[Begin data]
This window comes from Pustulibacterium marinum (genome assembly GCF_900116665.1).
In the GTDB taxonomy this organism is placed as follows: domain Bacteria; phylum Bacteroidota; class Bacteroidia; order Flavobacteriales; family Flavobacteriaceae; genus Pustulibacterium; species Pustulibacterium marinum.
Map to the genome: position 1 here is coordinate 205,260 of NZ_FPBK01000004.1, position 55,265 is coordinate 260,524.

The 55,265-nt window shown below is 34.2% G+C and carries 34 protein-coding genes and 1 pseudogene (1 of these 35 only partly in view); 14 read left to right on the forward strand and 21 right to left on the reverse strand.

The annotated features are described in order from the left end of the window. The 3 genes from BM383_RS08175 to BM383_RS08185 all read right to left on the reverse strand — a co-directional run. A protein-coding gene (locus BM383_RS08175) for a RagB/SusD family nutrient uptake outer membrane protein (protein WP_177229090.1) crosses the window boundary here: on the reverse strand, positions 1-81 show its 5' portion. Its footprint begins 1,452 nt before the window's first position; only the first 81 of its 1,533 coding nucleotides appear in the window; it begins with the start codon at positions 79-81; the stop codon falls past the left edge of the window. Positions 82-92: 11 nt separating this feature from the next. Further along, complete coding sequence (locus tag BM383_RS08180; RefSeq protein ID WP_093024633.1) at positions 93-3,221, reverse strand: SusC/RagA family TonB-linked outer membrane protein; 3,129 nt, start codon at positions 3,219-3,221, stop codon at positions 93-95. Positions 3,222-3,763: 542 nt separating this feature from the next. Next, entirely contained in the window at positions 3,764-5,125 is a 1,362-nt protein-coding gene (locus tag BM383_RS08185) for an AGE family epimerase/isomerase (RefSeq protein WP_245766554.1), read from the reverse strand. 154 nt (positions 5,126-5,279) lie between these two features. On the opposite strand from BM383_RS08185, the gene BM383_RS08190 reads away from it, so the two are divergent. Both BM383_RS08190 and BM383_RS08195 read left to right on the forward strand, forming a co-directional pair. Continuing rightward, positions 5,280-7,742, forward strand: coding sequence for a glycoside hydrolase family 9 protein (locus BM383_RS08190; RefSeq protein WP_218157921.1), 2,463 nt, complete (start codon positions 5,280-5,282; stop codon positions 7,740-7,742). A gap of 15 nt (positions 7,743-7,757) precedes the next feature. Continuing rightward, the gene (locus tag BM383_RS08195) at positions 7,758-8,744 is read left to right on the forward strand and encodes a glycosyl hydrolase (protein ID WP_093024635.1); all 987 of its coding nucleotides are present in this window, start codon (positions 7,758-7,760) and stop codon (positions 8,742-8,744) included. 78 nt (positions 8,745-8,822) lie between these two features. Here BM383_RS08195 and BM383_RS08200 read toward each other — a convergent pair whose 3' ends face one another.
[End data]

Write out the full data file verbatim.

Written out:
This window comes from Pustulibacterium marinum (genome assembly GCF_900116665.1).
In the GTDB taxonomy this organism is placed as follows: domain Bacteria; phylum Bacteroidota; class Bacteroidia; order Flavobacteriales; family Flavobacteriaceae; genus Pustulibacterium; species Pustulibacterium marinum.
Map to the genome: position 1 here is coordinate 205,260 of NZ_FPBK01000004.1, position 55,265 is coordinate 260,524.

The 55,265-nt window shown below is 34.2% G+C and carries 34 protein-coding genes and 1 pseudogene (1 of these 35 only partly in view); 14 read left to right on the forward strand and 21 right to left on the reverse strand.

The annotated features are described in order from the left end of the window. The 3 genes from BM383_RS08175 to BM383_RS08185 all read right to left on the reverse strand — a co-directional run. A protein-coding gene (locus BM383_RS08175) for a RagB/SusD family nutrient uptake outer membrane protein (protein WP_177229090.1) crosses the window boundary here: on the reverse strand, positions 1-81 show its 5' portion. Its footprint begins 1,452 nt before the window's first position; only the first 81 of its 1,533 coding nucleotides appear in the window; it begins with the start codon at positions 79-81; the stop codon falls past the left edge of the window. Positions 82-92: 11 nt separating this feature from the next. Further along, complete coding sequence (locus tag BM383_RS08180; RefSeq protein ID WP_093024633.1) at positions 93-3,221, reverse strand: SusC/RagA family TonB-linked outer membrane protein; 3,129 nt, start codon at positions 3,219-3,221, stop codon at positions 93-95. Positions 3,222-3,763: 542 nt separating this feature from the next. Next, entirely contained in the window at positions 3,764-5,125 is a 1,362-nt protein-coding gene (locus tag BM383_RS08185) for an AGE family epimerase/isomerase (RefSeq protein WP_245766554.1), read from the reverse strand. 154 nt (positions 5,126-5,279) lie between these two features. On the opposite strand from BM383_RS08185, the gene BM383_RS08190 reads away from it, so the two are divergent. Both BM383_RS08190 and BM383_RS08195 read left to right on the forward strand, forming a co-directional pair. Continuing rightward, positions 5,280-7,742, forward strand: coding sequence for a glycoside hydrolase family 9 protein (locus BM383_RS08190; RefSeq protein WP_218157921.1), 2,463 nt, complete (start codon positions 5,280-5,282; stop codon positions 7,740-7,742). A gap of 15 nt (positions 7,743-7,757) precedes the next feature. Continuing rightward, the gene (locus tag BM383_RS08195) at positions 7,758-8,744 is read left to right on the forward strand and encodes a glycosyl hydrolase (protein ID WP_093024635.1); all 987 of its coding nucleotides are present in this window, start codon (positions 7,758-7,760) and stop codon (positions 8,742-8,744) included. 78 nt (positions 8,745-8,822) lie between these two features. Here BM383_RS08195 and BM383_RS08200 read toward each other — a convergent pair whose 3' ends face one another.